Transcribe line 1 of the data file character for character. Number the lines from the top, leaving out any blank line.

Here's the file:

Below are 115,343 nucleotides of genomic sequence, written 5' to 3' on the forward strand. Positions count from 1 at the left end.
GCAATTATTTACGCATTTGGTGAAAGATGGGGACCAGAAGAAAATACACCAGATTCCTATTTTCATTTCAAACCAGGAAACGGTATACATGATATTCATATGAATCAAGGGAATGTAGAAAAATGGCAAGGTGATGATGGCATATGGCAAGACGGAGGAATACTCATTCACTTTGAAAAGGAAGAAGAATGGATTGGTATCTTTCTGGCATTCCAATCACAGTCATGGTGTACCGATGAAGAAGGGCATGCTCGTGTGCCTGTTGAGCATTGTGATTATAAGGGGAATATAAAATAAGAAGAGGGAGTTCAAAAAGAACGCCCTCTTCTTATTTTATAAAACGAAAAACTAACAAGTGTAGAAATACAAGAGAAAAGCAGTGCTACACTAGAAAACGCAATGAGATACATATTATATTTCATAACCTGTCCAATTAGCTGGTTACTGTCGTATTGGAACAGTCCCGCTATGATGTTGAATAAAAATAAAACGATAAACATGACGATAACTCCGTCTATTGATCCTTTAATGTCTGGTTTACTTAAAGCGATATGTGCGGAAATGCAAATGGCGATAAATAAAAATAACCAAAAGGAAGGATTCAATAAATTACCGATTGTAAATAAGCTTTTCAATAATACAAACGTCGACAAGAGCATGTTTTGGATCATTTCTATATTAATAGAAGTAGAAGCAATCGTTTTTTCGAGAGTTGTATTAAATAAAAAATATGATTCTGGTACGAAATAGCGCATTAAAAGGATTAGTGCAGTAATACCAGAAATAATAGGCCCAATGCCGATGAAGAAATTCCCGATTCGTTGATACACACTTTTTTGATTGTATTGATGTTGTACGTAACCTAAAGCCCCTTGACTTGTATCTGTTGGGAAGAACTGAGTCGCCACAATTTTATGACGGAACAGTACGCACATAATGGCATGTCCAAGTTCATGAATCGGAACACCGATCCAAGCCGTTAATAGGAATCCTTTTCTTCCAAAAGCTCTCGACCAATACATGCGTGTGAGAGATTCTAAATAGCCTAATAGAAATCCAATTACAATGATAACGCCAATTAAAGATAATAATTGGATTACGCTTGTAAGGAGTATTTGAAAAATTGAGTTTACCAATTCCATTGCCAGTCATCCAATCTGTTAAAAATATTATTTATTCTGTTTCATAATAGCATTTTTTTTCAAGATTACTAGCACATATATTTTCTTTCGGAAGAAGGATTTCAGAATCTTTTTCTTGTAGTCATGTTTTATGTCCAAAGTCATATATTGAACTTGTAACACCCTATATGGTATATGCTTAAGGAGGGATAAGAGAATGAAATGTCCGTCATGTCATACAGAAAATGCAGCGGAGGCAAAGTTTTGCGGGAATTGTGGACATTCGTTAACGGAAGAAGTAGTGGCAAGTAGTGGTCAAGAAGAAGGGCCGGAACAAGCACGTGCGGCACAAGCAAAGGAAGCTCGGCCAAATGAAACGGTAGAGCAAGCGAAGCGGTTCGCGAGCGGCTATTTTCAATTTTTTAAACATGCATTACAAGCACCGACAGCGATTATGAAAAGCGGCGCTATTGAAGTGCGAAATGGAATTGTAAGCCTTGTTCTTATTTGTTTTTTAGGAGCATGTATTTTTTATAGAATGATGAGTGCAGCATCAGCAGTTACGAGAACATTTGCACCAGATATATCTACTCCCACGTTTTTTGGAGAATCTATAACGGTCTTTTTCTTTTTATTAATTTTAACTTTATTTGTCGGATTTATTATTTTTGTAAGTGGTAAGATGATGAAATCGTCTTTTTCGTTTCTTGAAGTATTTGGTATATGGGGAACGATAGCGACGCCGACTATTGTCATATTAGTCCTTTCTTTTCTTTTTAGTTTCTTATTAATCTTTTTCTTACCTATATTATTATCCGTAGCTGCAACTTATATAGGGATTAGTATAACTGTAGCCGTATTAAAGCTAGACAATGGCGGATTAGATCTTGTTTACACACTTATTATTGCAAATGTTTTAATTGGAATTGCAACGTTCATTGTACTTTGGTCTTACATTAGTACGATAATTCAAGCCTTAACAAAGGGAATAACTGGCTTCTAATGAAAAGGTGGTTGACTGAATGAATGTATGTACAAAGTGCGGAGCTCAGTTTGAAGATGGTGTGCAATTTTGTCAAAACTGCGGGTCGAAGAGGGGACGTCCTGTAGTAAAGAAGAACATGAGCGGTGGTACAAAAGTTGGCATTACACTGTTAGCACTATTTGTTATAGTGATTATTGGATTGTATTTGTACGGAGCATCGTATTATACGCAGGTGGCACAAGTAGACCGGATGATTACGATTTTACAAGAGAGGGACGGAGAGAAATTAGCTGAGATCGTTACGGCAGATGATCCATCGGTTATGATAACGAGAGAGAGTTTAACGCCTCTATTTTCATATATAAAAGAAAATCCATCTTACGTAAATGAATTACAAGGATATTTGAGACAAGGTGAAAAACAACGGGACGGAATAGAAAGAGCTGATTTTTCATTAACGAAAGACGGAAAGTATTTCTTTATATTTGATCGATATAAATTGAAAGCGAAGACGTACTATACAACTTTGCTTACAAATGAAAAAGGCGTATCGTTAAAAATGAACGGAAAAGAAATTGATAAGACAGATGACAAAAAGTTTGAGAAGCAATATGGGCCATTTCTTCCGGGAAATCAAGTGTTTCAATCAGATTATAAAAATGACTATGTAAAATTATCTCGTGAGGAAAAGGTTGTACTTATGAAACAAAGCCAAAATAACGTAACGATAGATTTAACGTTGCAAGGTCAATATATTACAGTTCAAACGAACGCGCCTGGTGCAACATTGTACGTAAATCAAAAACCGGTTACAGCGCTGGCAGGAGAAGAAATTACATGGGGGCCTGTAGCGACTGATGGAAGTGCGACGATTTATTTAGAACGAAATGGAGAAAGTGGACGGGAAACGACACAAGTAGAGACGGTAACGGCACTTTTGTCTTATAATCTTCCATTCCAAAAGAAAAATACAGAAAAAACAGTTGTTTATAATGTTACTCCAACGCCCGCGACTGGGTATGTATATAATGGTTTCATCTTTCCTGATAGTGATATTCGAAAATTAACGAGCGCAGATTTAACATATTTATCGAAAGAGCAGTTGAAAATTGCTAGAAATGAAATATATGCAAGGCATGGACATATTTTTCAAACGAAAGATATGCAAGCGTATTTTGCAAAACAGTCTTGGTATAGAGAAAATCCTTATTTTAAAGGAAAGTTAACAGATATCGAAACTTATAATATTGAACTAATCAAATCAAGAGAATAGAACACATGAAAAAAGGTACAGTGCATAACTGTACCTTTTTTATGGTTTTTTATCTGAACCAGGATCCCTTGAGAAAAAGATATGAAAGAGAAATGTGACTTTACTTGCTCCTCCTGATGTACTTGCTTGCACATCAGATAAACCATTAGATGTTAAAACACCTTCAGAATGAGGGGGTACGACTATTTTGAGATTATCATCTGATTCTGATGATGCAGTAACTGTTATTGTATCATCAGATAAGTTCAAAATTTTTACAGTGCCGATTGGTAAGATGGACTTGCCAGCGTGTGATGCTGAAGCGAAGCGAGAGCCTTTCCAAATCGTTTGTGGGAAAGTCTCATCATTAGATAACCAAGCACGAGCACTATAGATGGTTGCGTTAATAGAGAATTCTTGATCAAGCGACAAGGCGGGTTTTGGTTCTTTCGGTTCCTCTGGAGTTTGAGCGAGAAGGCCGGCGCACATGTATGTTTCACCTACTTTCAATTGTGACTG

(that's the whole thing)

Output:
Below are 115,343 nucleotides of genomic sequence, written 5' to 3' on the forward strand. Positions count from 1 at the left end.